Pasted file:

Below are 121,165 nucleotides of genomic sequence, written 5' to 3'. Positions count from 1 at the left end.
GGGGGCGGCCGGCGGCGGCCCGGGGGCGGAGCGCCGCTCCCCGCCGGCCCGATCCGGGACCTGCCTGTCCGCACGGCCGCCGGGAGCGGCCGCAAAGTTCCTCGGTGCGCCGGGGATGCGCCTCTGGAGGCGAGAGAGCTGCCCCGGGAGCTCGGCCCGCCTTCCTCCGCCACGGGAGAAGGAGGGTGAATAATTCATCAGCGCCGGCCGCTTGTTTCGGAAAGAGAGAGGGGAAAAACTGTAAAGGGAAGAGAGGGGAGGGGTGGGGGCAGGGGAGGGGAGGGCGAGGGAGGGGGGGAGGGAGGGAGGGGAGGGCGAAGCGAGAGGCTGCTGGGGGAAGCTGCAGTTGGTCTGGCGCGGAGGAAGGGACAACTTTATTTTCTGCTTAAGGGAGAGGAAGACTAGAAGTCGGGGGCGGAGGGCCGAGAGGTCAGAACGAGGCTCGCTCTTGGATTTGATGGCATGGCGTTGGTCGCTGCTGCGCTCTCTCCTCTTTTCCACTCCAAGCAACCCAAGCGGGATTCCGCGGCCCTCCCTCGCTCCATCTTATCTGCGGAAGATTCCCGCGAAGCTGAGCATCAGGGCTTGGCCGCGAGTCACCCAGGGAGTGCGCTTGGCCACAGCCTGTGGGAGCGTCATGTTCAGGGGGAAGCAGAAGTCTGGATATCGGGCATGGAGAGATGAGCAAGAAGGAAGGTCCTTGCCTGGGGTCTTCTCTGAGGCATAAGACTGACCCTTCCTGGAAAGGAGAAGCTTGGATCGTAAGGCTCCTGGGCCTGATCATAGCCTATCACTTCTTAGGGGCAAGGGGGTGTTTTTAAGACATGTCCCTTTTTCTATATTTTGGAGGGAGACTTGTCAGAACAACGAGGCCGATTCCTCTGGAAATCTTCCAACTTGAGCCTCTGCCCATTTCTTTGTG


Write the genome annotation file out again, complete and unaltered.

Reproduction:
Below are 121,165 nucleotides of genomic sequence, written 5' to 3'. Positions count from 1 at the left end.
GGGGGCGGCCGGCGGCGGCCCGGGGGCGGAGCGCCGCTCCCCGCCGGCCCGATCCGGGACCTGCCTGTCCGCACGGCCGCCGGGAGCGGCCGCAAAGTTCCTCGGTGCGCCGGGGATGCGCCTCTGGAGGCGAGAGAGCTGCCCCGGGAGCTCGGCCCGCCTTCCTCCGCCACGGGAGAAGGAGGGTGAATAATTCATCAGCGCCGGCCGCTTGTTTCGGAAAGAGAGAGGGGAAAAACTGTAAAGGGAAGAGAGGGGAGGGGTGGGGGCAGGGGAGGGGAGGGCGAGGGAGGGGGGGAGGGAGGGAGGGGAGGGCGAAGCGAGAGGCTGCTGGGGGAAGCTGCAGTTGGTCTGGCGCGGAGGAAGGGACAACTTTATTTTCTGCTTAAGGGAGAGGAAGACTAGAAGTCGGGGGCGGAGGGCCGAGAGGTCAGAACGAGGCTCGCTCTTGGATTTGATGGCATGGCGTTGGTCGCTGCTGCGCTCTCTCCTCTTTTCCACTCCAAGCAACCCAAGCGGGATTCCGCGGCCCTCCCTCGCTCCATCTTATCTGCGGAAGATTCCCGCGAAGCTGAGCATCAGGGCTTGGCCGCGAGTCACCCAGGGAGTGCGCTTGGCCACAGCCTGTGGGAGCGTCATGTTCAGGGGGAAGCAGAAGTCTGGATATCGGGCATGGAGAGATGAGCAAGAAGGAAGGTCCTTGCCTGGGGTCTTCTCTGAGGCATAAGACTGACCCTTCCTGGAAAGGAGAAGCTTGGATCGTAAGGCTCCTGGGCCTGATCATAGCCTATCACTTCTTAGGGGCAAGGGGGTGTTTTTAAGACATGTCCCTTTTTCTATATTTTGGAGGGAGACTTGTCAGAACAACGAGGCCGATTCCTCTGGAAATCTTCCAACTTGAGCCTCTGCCCATTTCTTTGTG